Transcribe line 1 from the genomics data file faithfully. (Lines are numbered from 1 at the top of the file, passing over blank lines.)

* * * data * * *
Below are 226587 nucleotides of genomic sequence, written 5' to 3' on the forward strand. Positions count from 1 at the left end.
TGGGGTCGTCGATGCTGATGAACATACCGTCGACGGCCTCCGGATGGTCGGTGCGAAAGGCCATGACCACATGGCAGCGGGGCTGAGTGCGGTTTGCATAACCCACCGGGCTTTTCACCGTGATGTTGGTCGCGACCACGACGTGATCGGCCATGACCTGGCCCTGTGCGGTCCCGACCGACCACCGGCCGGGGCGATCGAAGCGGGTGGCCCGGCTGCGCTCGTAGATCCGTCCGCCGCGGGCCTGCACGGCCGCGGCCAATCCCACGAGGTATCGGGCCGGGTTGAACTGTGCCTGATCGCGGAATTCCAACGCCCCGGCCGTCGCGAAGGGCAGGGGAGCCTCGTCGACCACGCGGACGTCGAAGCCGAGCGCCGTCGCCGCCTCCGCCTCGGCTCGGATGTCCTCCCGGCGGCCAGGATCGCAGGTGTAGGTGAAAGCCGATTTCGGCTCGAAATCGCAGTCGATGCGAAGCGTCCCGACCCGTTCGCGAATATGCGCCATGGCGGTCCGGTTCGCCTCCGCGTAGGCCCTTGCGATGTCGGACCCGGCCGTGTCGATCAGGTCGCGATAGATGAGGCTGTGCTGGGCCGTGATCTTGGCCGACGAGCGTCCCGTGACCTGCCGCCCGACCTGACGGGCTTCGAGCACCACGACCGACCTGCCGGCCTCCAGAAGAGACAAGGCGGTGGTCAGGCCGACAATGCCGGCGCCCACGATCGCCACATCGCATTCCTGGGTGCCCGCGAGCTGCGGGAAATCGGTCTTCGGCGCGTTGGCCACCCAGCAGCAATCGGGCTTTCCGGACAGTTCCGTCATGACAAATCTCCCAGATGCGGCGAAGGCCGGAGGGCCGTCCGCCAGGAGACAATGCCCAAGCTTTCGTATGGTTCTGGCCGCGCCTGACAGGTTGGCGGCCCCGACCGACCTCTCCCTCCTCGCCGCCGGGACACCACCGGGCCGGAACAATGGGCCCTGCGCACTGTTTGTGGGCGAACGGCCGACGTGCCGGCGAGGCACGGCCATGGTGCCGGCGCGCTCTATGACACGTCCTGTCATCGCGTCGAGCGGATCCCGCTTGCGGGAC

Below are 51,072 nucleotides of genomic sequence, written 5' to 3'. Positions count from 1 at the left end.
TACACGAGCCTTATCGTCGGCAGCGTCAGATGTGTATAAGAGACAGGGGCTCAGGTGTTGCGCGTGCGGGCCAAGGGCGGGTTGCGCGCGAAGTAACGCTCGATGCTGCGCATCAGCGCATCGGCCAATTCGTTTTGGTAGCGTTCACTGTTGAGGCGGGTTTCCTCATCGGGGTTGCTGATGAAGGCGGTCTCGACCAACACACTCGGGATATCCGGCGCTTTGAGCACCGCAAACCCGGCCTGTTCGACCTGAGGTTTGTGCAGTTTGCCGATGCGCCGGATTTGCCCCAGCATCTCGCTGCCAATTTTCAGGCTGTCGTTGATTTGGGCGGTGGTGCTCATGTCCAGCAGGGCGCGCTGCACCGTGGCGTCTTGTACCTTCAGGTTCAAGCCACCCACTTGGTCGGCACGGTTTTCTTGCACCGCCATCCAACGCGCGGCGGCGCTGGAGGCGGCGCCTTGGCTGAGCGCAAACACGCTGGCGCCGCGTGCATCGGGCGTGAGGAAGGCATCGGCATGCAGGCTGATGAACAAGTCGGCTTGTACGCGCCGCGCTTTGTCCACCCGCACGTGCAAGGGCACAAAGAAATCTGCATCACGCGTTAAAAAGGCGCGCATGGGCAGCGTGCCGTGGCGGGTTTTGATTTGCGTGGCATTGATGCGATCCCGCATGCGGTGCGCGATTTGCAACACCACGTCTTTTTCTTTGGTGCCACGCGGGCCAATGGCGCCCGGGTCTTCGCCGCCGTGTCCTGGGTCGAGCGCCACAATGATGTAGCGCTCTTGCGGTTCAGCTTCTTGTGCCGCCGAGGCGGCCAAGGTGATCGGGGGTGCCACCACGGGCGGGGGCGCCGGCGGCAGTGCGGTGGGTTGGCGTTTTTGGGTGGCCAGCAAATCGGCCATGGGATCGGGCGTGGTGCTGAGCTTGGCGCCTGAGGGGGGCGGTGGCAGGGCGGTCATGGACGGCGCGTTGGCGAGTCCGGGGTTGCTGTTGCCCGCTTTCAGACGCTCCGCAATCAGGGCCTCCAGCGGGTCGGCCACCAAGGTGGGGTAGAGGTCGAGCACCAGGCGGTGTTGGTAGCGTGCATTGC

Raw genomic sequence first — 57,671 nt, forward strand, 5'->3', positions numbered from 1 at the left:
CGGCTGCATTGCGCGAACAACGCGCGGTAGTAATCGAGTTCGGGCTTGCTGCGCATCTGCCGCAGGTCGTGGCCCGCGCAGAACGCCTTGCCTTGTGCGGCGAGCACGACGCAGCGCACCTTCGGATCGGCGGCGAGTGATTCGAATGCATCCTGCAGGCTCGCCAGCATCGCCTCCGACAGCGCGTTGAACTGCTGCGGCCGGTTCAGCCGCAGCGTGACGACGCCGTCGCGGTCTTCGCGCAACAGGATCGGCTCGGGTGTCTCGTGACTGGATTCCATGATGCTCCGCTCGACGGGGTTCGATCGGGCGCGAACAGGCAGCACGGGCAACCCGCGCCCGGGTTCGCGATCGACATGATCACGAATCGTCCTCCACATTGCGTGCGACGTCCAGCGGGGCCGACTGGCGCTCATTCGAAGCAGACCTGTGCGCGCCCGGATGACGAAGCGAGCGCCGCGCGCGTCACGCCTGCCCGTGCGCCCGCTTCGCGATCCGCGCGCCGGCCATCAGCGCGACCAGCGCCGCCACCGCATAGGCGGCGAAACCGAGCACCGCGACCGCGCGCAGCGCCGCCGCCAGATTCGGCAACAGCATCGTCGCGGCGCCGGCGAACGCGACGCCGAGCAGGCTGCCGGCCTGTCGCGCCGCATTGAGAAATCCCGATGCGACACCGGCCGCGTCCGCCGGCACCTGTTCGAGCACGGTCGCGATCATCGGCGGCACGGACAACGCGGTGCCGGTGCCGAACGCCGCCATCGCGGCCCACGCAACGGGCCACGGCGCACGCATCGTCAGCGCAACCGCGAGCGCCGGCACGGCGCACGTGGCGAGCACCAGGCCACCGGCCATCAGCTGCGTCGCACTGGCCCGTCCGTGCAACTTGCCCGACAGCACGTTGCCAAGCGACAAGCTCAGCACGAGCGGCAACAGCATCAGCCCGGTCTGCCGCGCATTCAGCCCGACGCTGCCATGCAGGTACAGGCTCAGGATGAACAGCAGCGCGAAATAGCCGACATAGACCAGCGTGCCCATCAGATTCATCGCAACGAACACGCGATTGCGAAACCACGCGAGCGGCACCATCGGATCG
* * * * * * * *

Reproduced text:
Below are 226587 nucleotides of genomic sequence, written 5' to 3' on the forward strand. Positions count from 1 at the left end.